CompletelyUnknown Sat 06-Jan-18 19:17:56

I'm sorry to hear this OP. I agree with PP on this one. You really need to have it out with your OH. My DH split with his exW for numerous one being he didn't want any more children. On us having a big discussion of deal breakers early in on our relationship he clarified this meant he didn't want the with her as the relationship wasn't working. I love being a step mum and absolutely adore being a mum. I believe it's made me live my DSS more since my DD came along and has helped relations with DH exW as she adores our DD too. You've clearly stated you don't want a life without experiencing being a mother too. Make this clear to your OH. It's unfair for him to leave you hanging or judge your relationship based on previous issues. This is a child with you the woman he loves not a child with his ex. I genuinely feel for you. The thought of leaving the man I love because he couldn't fulfill my wish to be a mother would have broken my heart but I would have done it.

NatPg Sat 06-Jan-18 22:33:22

Thanks for the support. It's been a very difficult day for me in my head, but it's been a really nice day with the OH and DSS, which makes it all so much harder and potentially heart breaking.

I have a step parent myself who I like and respect and is fully part if our family, but don't love or need, so know exactly the type of relationship I could expect.

AcrossthePond55 Sat 06-Jan-18 22:45:56

Never pick a man over your desire to have (or adopt) a child. Never.

swingofthings Sun 07-Jan-18 08:50:43

NatPg, when you do talk I would bring up the issue as to whether his worries are about being a father again, or being a separated father again. Because he's worry might be the latter, but he might feel he couldn't tell you that without offending you.

I feel for you, but I don't agree with AcrossthePond at all. Only you can know what is best for you. A good friend of mine was desperate to be a mum until she and her husband discovered that he couldn't father a child without IVF. She was absolutely fine. They had 3 goes at IVF, looked into adoption but she couldn't go through it, and she later admitted that she did consider living him as she couldn't imagine a life without a child, but she didn't as she loved him so much. She had counselling and gradually the process of grievance got into place until she was over it. They are now late 50s, have paid their mortgage, are travelling, partying and she's never been happier. She says she will always regret not being a mum, but would have regretted much much more the life she has with her adoring husband (who is indeed an amazing person).

TempusEejit Sun 07-Jan-18 08:55:24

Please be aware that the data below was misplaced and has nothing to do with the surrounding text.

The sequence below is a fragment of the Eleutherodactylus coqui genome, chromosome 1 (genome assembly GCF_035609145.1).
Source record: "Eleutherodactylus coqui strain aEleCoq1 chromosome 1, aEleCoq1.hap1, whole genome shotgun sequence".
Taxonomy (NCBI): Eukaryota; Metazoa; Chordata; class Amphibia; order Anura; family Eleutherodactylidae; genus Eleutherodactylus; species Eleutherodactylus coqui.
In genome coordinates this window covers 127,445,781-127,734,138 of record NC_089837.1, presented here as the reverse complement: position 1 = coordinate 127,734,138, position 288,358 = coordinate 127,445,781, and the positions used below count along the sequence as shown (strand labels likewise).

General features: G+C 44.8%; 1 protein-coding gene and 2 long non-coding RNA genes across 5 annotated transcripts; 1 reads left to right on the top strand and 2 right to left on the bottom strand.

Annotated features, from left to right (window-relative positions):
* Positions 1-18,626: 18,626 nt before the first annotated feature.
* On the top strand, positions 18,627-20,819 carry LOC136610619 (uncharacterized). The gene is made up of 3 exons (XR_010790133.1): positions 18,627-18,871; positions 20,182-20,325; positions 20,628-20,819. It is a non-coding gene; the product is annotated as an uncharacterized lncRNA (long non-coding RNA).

^ This ^

Your resentment (and believe me you'll feel it more and more keenly as time ebbs away) will kill your relationship anyway.

I never really wanted kids when I was with my Ex yet the biological urge kicked in when I met my now DH - however I was late 30s and DH had had a vasectomy several years prior so chances for a successful reversal were slim. Plus he already had 4 DC. I'm 43 now and still feel a bit sad about it despite kids not being a big thing for me. I can't imagine how awful you'll feel as someone who actively wants a child and you have to struggle with DSS teen years whilst your own fertility window closes. Don't do it to yourself, trust me x

TempusEejit Sun 07-Jan-18 09:06:02

Sorry cross posted, I was agreeing with acrossthepond

Swingofthings the difference with your example is that your friend's husband agreed to having a child - they were both on the same page. So even though the IVF wasn't successful they clearly had a strong and solid relationship with or without children, and the freedom and extra finances to go travelling, partying etc. OP's situation is not the same - her OH has all the emotional and financial commitments of having a child so none of the positives of being child free apply, plus he's "denying" (for want of a better word) OP the chance to experience parenthood for herself because he already has his own DC. I can't see how that won't lead to resentment.

imgettingtoooldforthis Sun 07-Jan-18 09:12:37

I feel your pain. I'm a step mum, currently trying for family of our own - but it's not happening. Tempted to stop trying to save my sanity and heart ache. However the niggle of never being a mum is too painful .... good luck OP, I hope you get to be a mum soon x

grinchymcgrinchface Sun 07-Jan-18 09:20:27